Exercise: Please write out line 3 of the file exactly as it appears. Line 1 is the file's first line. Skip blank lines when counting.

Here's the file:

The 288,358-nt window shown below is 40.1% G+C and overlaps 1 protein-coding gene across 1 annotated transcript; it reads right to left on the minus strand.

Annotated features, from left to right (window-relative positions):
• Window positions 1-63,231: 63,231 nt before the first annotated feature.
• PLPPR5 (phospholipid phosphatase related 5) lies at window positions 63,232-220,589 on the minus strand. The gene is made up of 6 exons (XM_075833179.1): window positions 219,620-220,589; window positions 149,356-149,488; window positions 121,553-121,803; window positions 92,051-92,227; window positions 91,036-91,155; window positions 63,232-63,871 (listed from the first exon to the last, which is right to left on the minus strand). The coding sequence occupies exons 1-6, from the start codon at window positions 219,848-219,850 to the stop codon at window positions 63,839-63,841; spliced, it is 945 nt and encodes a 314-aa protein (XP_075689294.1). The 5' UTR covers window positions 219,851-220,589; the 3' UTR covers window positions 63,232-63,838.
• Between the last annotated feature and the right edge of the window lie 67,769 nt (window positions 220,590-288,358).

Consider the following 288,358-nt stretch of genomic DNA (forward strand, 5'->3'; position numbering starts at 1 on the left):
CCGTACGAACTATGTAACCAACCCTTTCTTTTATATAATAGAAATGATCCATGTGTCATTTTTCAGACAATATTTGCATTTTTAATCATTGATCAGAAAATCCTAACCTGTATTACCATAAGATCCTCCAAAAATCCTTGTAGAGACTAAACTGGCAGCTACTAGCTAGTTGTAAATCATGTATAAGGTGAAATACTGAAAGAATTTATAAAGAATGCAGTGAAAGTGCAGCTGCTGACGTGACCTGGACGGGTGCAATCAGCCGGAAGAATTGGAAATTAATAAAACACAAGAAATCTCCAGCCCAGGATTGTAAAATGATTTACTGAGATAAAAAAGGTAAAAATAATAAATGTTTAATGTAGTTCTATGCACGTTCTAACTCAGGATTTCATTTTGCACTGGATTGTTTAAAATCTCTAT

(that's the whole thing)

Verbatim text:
• Window positions 1-63,231: 63,231 nt before the first annotated feature.